4.8

Zipper

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<i>Zipper</i>

For much of his career, Patrick Wilson has wielded his hunky good looks with an intriguing ambivalence. In movies like Little Children and Watchmen—or his guest spot on Girls—the 42-year-old actor has played stereotypically handsome, all-American characters, but there’s always something a bit off about these men, as if their perfect features are a warning to watch out for the emptiness or flaw underneath. He could spend the rest of his life playing politicians with their mixture of telegenic charm and dispiriting superficiality, but that might almost be too easy: He fits the role uncomfortably well.

The gravest weakness of the character study Zipper is that it’s never smarter than in its casting of Wilson, who portrays an ambitious, virtuous married federal prosecutor whose seeking of higher office gets endangered by an unexpected addiction to high-class call girls. Wilson has the effortless ability to show both sides of the man’s personality—the chiseled good guy and the debilitating lack of self-control—but it’s in service to a movie that’s neither very astute about the worlds it observes nor sufficiently compelling in the story it tells. Even worse, Zipper ends up making Wilson look pretty silly through little fault of his own.

Directed and co-written by Mora Stephens (Conventioneers), the film introduces us to Sam Ellis (Wilson), who loves going after the corrupt in power, practically taking it personally that these men would abuse their vaunted position. Zipper demonstrates Sam’s good moral character early on by placing an alluring, willing young intern (Dianna Agron) in his path, but even though she kisses him one drunken night, he politely demurs, telling her that it’ll have to stop there.

But the seeds of Sam’s destruction are already starting to be sown. His office is investigating a case involving an escort service. Almost despite himself, he calls the service, arranges a hotel meeting with one of the women. It’s something he’s never done before, and even as it’s happening, he’s not quite sure why he is or if he’ll go through with it. But soon, Sam gets a taste for these clandestine trysts. That’s bad enough considering that he has a great wife (Lena Headey) and family, but a crafty political operative (Richard Dreyfuss) thinks Sam would make a dynamite congressional candidate, convincing him to begin an election campaign built around his above-reproach persona.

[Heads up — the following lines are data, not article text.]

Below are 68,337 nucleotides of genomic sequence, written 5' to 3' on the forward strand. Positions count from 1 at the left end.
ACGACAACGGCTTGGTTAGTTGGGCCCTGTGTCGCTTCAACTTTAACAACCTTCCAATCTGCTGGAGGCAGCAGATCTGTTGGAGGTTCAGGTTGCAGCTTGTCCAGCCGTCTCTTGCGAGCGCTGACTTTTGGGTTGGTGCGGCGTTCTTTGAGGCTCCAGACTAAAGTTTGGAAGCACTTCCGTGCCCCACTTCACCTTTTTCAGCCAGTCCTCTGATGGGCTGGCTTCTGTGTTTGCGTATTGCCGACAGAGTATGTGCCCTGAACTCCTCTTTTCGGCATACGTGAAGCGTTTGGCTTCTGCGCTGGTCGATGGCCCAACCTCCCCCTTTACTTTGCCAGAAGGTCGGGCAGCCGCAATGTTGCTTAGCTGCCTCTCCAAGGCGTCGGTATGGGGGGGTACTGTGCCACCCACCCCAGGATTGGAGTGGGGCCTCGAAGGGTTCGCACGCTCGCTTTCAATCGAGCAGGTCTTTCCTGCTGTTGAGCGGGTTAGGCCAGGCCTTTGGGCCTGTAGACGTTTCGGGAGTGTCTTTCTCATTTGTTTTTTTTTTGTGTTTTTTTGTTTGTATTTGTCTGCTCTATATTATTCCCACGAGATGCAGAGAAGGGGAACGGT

There are a few themes swimming around in Zipper: how the venality of politics isn’t that different than prostitution; how easy it is for any of us to be brought down by an uncontrollable addiction; the difference between the face we show the world and the secret life we carry around with us. These are all worthwhile topics, but Stephens hasn’t hit upon particularly satisfying ways to explore any of them.

While it’s a relief that Zipper doesn’t become one of those hacky political thrillers in which Sam’s growing obsession with escorts is being orchestrated by unseen enemies trying to bring him down—the man’s downfall is entirely his own fault—Stephens and Wilson never do a great job unearthing what’s going on within Sam, or what draws him to such self-destructive behavior. For all of Wilson’s knack for portraying handsome shells, Sam is merely one more good-looking politician, the character’s shock at his own helplessness to resist these trysts a riddle that stays underdeveloped. When Stephens attempts to shed light on Sam’s inner demons, the best she can come up with is filming her star in the midst of his addiction through jarring, woozy close-ups and jittery jump-cut editing as if he was about to transform into the Wolfman at any moment.

Since Zipper lacks insight into the roots of sexual addiction, it’s hard to feel much sympathy for Sam’s increasingly self-destructive tendencies. And as Sam gets perilously close to being found out by the authorities—and by a journalist friend of his wife, Nigel Coaker (Ray Winstone), who’s been tapped to write a glowing profile of the candidate—the film also doesn’t generate much grim suspense from our sense that the net is inextricably closing in on him. Near the finale, it becomes painfully clear Zipper is navigating its way toward an “ironic” ending that’s meant to be a condemnation of our political system, but the impact is negligible. The fate of a dull enigma doesn’t have much weight.

Director: Mora Stephens
Writers: Mora Stephens, Joel Viertel
Starring: Patrick Wilson, Lena Headey, Richard Dreyfuss, Ray Winstone, John Cho, Dianna Agron
Release Date: August 28, 2015


Tim Grierson is chief film critic for Paste and the vice president of the Los Angeles Film Critics Association. You can follow him on Twitter.

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